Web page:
After Sickness Care–Health Care For Those With Symptoms

When anyone in the United States talks of health care, they are usually talking about sick care, or as I call it, after sickness care.  In contrast to before sickness health care, after sickness care is much more straightforward—something is broken and it needs to be fixed.   The goal of after sickness health care is to relieve suffering and extend meaningful life through treatments and/or medications.  The word patient, the term usually associated with all healthcare consumers, actually means “one who suffers” and is therefore most appropriate for use with after sickness care than with before sickness health care.  In 2004, it was estimated that more than 90%  of all national health expenditures was used for after sickness care.

before sickness health care and after sickness care

After sickness care is what the medical professionals are educated and trained to do and is what they do best.  With the exception of some government-run healthcare facilities (e.g., Veterans Health facilities across the country), after sickness care is delivered by private, independently-owned healthcare businesses. The after sickness healthcare personnel include medical doctors of various kinds, assistants to doctors of various kinds, dentists, optometrists,  pharmacists, chiropractors,  therapists of various kinds, audiologists, speech pathologists, dietitians, social workers,  and a wide variety of other support professionals.  Healthcare professionals provide a wide range of services and can prescribe drugs that are more potent than available over-the-counter.

Sometimes people are able to “fix” a medical problem without consulting paid healthcare professionals.  When we get the common cold, we often need to simply get plenty of bed rest, take over-the-counter cold medications to lessen symptoms, and drink plenty of liquids.   The human body can even fight off a sickness on its own without the need for professional care (in the case of ear infections, for example).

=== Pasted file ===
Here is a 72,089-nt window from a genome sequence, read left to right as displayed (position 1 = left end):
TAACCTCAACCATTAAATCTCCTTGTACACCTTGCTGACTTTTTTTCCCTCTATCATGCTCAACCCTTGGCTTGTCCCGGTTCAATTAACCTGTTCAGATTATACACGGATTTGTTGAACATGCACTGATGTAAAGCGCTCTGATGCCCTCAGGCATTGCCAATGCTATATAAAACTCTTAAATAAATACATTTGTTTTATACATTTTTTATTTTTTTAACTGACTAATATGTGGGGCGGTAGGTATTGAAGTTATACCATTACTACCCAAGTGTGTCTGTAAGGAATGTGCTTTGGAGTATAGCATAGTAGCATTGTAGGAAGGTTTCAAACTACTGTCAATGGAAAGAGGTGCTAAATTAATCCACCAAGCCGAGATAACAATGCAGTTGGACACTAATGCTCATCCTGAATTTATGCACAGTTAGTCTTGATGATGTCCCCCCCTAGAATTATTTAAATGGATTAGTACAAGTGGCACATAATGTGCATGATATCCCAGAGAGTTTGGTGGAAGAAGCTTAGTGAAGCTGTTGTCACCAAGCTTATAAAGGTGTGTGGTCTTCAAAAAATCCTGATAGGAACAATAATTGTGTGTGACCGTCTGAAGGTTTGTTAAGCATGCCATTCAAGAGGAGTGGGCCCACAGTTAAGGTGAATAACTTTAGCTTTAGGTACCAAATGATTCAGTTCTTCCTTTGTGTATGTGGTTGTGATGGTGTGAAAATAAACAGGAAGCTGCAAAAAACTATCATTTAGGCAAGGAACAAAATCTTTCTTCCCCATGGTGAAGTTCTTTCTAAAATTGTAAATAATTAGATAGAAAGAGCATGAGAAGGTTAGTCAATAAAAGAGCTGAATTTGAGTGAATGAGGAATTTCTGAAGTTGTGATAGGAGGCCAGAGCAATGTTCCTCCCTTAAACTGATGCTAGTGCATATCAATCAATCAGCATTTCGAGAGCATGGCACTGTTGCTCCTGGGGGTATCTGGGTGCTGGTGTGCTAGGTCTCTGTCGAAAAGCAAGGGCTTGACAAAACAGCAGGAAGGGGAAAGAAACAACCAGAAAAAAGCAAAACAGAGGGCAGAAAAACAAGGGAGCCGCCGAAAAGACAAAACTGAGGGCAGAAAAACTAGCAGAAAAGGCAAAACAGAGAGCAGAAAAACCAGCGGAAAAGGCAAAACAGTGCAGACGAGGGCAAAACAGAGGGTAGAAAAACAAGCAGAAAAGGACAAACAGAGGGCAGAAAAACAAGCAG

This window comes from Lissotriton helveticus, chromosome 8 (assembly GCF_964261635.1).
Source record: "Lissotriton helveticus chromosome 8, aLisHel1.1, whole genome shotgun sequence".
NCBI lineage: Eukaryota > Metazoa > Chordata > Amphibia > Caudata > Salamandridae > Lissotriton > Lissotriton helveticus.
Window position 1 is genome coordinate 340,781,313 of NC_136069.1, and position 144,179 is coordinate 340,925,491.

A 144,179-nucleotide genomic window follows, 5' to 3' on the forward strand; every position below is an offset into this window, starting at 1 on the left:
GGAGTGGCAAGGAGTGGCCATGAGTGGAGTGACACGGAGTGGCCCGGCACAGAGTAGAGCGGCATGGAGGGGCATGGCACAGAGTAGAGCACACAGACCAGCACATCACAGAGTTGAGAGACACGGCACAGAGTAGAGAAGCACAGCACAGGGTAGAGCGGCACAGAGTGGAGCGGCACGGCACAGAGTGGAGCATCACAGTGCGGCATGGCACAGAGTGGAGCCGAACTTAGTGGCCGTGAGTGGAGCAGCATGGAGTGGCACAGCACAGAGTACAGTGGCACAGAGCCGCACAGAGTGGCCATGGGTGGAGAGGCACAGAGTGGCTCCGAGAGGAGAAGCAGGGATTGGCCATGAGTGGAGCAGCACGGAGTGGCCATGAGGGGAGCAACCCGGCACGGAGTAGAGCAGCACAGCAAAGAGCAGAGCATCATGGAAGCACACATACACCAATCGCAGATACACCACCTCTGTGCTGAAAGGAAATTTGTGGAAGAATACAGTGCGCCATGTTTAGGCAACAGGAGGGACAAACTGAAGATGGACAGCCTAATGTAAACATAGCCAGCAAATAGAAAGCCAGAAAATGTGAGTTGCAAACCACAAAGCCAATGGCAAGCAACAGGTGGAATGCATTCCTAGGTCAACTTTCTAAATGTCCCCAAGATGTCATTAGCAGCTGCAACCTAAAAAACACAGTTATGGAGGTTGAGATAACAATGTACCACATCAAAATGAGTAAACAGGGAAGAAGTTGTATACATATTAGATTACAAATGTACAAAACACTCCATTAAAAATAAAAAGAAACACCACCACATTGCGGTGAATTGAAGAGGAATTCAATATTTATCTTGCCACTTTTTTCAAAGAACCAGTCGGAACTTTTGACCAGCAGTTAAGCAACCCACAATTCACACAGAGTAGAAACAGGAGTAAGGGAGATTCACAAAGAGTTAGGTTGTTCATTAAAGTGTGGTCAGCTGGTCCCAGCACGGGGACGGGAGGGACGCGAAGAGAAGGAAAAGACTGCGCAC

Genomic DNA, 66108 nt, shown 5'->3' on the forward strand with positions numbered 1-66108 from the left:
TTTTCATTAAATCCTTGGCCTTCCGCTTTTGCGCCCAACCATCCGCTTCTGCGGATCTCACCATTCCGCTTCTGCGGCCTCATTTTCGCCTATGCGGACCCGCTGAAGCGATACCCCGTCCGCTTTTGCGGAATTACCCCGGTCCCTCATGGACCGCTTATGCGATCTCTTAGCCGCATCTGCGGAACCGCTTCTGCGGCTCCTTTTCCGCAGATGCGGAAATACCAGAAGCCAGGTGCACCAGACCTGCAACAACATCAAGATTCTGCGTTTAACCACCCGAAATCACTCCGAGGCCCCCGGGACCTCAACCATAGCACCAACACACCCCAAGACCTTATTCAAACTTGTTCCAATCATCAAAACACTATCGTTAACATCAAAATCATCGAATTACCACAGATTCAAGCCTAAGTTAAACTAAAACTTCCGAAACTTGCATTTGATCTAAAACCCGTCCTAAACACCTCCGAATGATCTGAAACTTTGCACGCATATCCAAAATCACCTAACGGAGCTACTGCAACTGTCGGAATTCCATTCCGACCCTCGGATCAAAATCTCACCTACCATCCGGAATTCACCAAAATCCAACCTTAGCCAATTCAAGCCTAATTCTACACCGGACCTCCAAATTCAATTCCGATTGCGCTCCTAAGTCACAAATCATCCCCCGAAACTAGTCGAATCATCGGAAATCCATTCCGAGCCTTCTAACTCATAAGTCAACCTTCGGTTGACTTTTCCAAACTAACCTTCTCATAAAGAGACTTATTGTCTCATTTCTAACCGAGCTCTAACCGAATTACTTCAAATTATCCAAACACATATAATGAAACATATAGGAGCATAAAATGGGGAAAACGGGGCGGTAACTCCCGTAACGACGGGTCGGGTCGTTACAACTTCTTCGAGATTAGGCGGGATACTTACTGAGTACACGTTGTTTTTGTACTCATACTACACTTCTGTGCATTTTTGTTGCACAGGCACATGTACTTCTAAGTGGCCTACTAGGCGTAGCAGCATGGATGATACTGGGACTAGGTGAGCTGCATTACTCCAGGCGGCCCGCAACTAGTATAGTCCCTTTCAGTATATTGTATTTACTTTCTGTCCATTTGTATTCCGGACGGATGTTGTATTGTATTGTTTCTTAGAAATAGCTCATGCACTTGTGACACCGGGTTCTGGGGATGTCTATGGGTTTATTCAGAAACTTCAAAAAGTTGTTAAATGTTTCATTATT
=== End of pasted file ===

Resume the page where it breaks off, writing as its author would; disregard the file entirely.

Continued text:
What is After Sickness Care?

In after sickness health care, our minds and/or our bodies are not functioning properly and we seek remedies when symptoms tell us something is wrong.   Unfortunately, our aging minds and bodies are programmed to deteriorate with time and therefore the need for after sickness health care is inevitable for most people and usually increases with age.  In fact, health spending per person is highest for people over the age of 65.
In after sickness care (see the figure below), the patient presents himself/herself to a healthcare professional (usually a doctor or nurse practitioner) with a medical problem characterized by symptoms. In cases of emergencies when time is of the essence, the patient is directly transported to a hospital for care. The healthcare professional’s job is to run tests and diagnosis the problem associated with the symptoms.  Fixing or managing the medical problem usually requires various treatments (like physical therapy, diet changes, surgery, or psychological interventions) and/or medications. The treatment plan recommended for a given diagnosis depends on the illness and ranges from the simple (e.g., advice to go home and rest for a few days) to the extensive (e.g., lengthy cancer treatments).

after sickness carePatients may have to consult more than one healthcare professional before a satisfactory diagnosis is obtained and treated.   In addition, several different treatment options may be available for a given condition or disease situation.  After testing and diagnosis, the patient may have more than one treatment option and must assess the benefits and risks (and cost) of each. Multi-step treatment plans must be evaluated for efficacy (i.e., did it produce the results expected) after each step is completed.  Medical treatments and medications are not guaranteed to work for all people all of the time.

The three possible outcomes of after sickness care include:

  1. Elimination of the health problem through treatments, surgery, and/or medications. Examples include setting a broken bone, bringing out-of-control cancer to remission, or prescribing an antibiotic to get rid of an infection.
  2. Management of a chronic disease or condition through long term (more than three months) monitoring and prescription drug therapy to minimize symptoms, disability, or death.  Examples of chronic diseases that need management include  diabetes, hypertension, arthritis, emphysema.  People with chronic conditions typically manage their illnesses with periodic medical attention and occasional need for care due to complications from their conditions.